• Maloca (dwellings & fields) represents cosmovision
      • (Elisabeth Reichel 1992)
  • 15. Colombian Amazonia (2)
    • Tremendous TEK
    • Shamanistic mediation apparently used to work
    • But does it have effect?
    • Context complicated, security risks, but institutions still somehow continued (Tropenbos Colombia)
  • 16. Kantu’ East Kalimantan (1)
    • Swidden cultivation highly unpredictable
    • Key element: location of fields
    • selection of field is done by bird augury by spiritual expert
        • No correlation between prediction and harvest success!
        • (Michael Dove, 1996, 1999)
  • 17. Kantu’ East Kalimantan (2)
    • No correlation, BUT: Cultural meaning:
      • Diversifying strategies for survival -> maximising chances for success.
      • Thereby the augury is:
      • Not: ‘scientific’ management with convergent rules to eliminate uncertainties
      • Rather a system to ‘celebrate’ and transcend uncertainties
     the more unpredictable the ecology, the more strategic deployment of TEK?
  • 18. B. Spiritual values with ambiguous effects on conservation
    • Sacred Lands / Forests / Trees / Mountains etc.:
        • Havens of biodiversity,
        • or romanticised (Western) construct?
    • Cases:
        • Bhil Adivasis S-India: ambiguous role of land rituals
        • Religious forests in Nepal (Andrew Ingles, 1997) : used!
        • Sherpas Solukhumbu, Nepal (Obadia, 2008) : paradox :
            • Sacred forests kept - but cut when need arises
            • Rare species: the rarer, the more spiritually wanted
     take a contextualised, multi-levelled, historic, unsentimental view (Nugteren, 2005)
  • 19. C. Disconnection (and….)
    • Mayangni (Sumu) Nicaragua:
      • Animism faded; since 1840 christianised by Moravian Brotherhood
      • Sacred places & spirited trees
      • Good TEK for survival
      • Commercial logging: labourers
      • since 1990s: Autonomy
      • since ~2004: SFM and certification : slow progress
        • (WWF, GTZ, URACCAN, government)
     ‘ secularization’ of indigenous forest management?
  • 20. D. …. Reconnection (1)
    • Canada:
      • 800 local communities in 1.4 mln ha of forest
      • First Nations Forestry Program:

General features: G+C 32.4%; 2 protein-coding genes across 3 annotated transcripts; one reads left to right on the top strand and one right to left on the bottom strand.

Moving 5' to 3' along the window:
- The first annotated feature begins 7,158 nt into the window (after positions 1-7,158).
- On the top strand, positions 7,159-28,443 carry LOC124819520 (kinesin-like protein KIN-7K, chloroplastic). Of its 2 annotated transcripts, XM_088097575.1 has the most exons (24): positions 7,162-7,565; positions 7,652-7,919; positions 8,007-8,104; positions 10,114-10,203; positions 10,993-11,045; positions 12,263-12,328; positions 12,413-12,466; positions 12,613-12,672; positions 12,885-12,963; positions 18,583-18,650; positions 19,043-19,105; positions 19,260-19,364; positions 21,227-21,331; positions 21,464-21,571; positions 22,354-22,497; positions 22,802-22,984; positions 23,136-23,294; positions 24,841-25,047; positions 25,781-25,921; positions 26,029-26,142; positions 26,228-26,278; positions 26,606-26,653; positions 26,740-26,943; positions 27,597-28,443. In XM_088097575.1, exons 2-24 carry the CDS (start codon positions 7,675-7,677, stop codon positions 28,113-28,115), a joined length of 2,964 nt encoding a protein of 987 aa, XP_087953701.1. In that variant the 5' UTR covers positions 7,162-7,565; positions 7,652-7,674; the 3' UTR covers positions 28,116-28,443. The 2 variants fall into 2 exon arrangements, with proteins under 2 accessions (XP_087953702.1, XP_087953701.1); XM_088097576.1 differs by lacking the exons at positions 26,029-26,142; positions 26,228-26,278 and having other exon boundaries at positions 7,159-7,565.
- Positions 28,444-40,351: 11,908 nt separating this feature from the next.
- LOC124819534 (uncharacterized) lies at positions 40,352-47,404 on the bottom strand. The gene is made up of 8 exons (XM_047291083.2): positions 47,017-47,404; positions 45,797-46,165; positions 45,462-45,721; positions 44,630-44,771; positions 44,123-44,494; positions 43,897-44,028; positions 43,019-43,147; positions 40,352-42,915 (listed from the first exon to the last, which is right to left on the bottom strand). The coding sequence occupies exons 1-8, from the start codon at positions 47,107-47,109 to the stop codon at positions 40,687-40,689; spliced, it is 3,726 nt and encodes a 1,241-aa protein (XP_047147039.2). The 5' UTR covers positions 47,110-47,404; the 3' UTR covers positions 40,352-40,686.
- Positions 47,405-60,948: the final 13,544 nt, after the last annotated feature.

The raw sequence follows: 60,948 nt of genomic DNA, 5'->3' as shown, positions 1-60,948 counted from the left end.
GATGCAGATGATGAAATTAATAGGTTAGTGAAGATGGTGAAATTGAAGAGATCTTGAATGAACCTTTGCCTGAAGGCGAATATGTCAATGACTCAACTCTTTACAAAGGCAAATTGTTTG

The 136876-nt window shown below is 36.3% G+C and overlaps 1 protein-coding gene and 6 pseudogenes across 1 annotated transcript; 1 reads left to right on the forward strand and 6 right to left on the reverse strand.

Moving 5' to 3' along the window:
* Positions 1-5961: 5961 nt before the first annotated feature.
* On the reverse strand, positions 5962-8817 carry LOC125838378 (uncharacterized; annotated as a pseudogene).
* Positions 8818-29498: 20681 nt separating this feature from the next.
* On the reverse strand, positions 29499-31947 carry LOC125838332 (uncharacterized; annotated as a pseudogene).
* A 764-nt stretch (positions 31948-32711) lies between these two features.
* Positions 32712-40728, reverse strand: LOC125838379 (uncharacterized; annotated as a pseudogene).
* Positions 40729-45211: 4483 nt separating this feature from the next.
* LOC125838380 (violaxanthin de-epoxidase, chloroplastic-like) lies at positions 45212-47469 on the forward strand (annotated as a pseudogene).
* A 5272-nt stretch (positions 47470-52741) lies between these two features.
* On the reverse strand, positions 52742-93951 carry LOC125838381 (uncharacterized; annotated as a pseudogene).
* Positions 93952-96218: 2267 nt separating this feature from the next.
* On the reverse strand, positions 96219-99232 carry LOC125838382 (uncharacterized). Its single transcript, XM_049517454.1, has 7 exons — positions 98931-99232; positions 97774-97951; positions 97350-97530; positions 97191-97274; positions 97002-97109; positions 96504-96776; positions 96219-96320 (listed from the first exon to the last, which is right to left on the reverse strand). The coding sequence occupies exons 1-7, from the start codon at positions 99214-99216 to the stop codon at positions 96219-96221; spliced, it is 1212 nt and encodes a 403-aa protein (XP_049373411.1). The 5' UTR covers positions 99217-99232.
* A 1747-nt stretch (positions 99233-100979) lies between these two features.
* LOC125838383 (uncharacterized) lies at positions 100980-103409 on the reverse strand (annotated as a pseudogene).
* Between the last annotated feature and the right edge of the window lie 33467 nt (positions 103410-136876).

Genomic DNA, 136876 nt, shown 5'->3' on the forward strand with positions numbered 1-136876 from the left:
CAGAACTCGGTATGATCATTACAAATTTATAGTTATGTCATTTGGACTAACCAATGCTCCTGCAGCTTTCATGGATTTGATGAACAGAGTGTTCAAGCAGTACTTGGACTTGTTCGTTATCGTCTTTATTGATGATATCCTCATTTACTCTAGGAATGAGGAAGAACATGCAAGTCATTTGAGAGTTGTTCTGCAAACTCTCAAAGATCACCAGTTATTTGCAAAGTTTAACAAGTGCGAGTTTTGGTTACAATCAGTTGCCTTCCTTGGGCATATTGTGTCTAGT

• 1700 forest-related projects in 460 communities:
        • economy & TEK & interrelationship with nature
      • National Aboriginal Foresters Association (NAFA)  stragety:
        • ecosystem approach
        • cultural & spiritual uses of resources  how?
      • Chaem First Nation (BC): Land = cultural identity
        • Spiritual sustanance by retreat & meditation
        • Use allowed! (selective felling) (Lewis & Sheppard, 2005)
      • Manitoba Model Forest Management Plan:
        • Animals protected, studied
  • 21. D. …. Reconnection (2)
    • ABCPF 2005: Spiritual Values are:
        • intangible,
        • difficult to measure,
        • subjective,
        • linked to a moment in time (‘peak experience’),
        • linked to certain ‘places’
        • influenced by diverse religious or cultural perceptions
        • influenced by urban or rural worldview
        • changing with structural characteristics of the forest stand,
        • history-created, and
        • can be created by ceremony
     How to articulate spiritual values in (indigenous, sustainable) forest management?
  • 22. D. …. Reconnection (3)
    • Zimbabwe:
      • African Earthkeepers movement (Daneels 2001):
        • Tree planting and land restoration as a God-given task
        • through spirit mediums & oracle of Supreme Being
        • based on Chimurenga liberation war
        • Synergy of African indigenous religion and African Christianity
  • 23. Conclusions
    • Take a contextualised, multi-levelled, historic, unsentimental view on TEK and IFM
    • TEK: not only direct meaning (‘medicinal plants’ etc.) but also cultural meaning and a ‘meta-level’ of interpretation
    • IFM: from ‘artesanal’ / subsistence level to larger (commercial) systems: ‘Secularization’ of IFM?
    • How to articulate spiritual values in (indigenous, sustainable) forest management?
    •  More dialogue needed between Indigenous - Formal forest management.
  • 24. Hopeful International Initiatives:
      • IUFRO Task Force Traditional Forest Knowledge – report 2010
      • World Conservation Union (IUCN): Task Force on Cultural and Spiritual Values of Protected Areas
      • World Forestry Congress Buenos Aires 2009: many slots for TEK, CSV etc.
      • Convention on Biological Diversity (CBD): ‘Article 8j’ on TK, Akwe:Kon Guidelines, increased profile of IP through the International Indigenous Forum on Biodiversity (IIFB)
      • International Indigenous Peoples’ Forum on Climate Change: voice in discourse on Reduced Emossins from Deforestation and Forest Degradation (REDD, Bali 2007)
      • International Society for the Study of Religion, Nature and Culture (ISSRNC): Conference on Religion, Nature and Progress, Amsterdam 2009  section on indigenous peoples’ perspectives
    ..but what happens on the gound?
  • 25.
    • THANK YOU!